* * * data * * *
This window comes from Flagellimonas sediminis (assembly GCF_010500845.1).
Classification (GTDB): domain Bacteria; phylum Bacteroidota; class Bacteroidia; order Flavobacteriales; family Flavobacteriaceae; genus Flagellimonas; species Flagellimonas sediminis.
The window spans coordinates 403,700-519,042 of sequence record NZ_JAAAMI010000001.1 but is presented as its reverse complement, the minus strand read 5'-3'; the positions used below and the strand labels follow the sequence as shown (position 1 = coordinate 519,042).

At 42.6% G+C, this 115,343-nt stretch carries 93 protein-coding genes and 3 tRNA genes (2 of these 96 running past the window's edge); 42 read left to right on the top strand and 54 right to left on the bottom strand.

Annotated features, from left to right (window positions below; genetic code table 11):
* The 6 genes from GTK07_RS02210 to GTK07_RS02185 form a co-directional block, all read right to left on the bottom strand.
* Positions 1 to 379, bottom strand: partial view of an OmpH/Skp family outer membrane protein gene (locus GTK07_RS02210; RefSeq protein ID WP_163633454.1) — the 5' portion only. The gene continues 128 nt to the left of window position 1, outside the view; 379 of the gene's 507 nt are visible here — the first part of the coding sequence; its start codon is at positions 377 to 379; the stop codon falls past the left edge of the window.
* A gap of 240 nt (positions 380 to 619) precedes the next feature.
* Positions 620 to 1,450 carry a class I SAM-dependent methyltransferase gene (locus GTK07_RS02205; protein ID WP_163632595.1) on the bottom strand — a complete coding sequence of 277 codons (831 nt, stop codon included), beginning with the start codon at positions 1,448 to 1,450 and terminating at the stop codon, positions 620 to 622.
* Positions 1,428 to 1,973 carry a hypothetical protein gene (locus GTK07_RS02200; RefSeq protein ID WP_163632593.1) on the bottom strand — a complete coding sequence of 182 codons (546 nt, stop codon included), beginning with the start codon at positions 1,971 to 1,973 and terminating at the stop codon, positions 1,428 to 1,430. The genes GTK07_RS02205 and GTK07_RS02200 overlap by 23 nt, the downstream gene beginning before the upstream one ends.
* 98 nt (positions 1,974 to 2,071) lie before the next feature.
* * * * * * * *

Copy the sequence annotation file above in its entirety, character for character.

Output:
This window comes from Flagellimonas sediminis (assembly GCF_010500845.1).
Classification (GTDB): domain Bacteria; phylum Bacteroidota; class Bacteroidia; order Flavobacteriales; family Flavobacteriaceae; genus Flagellimonas; species Flagellimonas sediminis.
The window spans coordinates 403,700-519,042 of sequence record NZ_JAAAMI010000001.1 but is presented as its reverse complement, the minus strand read 5'-3'; the positions used below and the strand labels follow the sequence as shown (position 1 = coordinate 519,042).

At 42.6% G+C, this 115,343-nt stretch carries 93 protein-coding genes and 3 tRNA genes (2 of these 96 running past the window's edge); 42 read left to right on the top strand and 54 right to left on the bottom strand.

Annotated features, from left to right (window positions below; genetic code table 11):
* The 6 genes from GTK07_RS02210 to GTK07_RS02185 form a co-directional block, all read right to left on the bottom strand.
* Positions 1 to 379, bottom strand: partial view of an OmpH/Skp family outer membrane protein gene (locus GTK07_RS02210; RefSeq protein ID WP_163633454.1) — the 5' portion only. The gene continues 128 nt to the left of window position 1, outside the view; 379 of the gene's 507 nt are visible here — the first part of the coding sequence; its start codon is at positions 377 to 379; the stop codon falls past the left edge of the window.
* A gap of 240 nt (positions 380 to 619) precedes the next feature.
* Positions 620 to 1,450 carry a class I SAM-dependent methyltransferase gene (locus GTK07_RS02205; protein ID WP_163632595.1) on the bottom strand — a complete coding sequence of 277 codons (831 nt, stop codon included), beginning with the start codon at positions 1,448 to 1,450 and terminating at the stop codon, positions 620 to 622.
* Positions 1,428 to 1,973 carry a hypothetical protein gene (locus GTK07_RS02200; RefSeq protein ID WP_163632593.1) on the bottom strand — a complete coding sequence of 182 codons (546 nt, stop codon included), beginning with the start codon at positions 1,971 to 1,973 and terminating at the stop codon, positions 1,428 to 1,430. The genes GTK07_RS02205 and GTK07_RS02200 overlap by 23 nt, the downstream gene beginning before the upstream one ends.
* 98 nt (positions 1,974 to 2,071) lie before the next feature.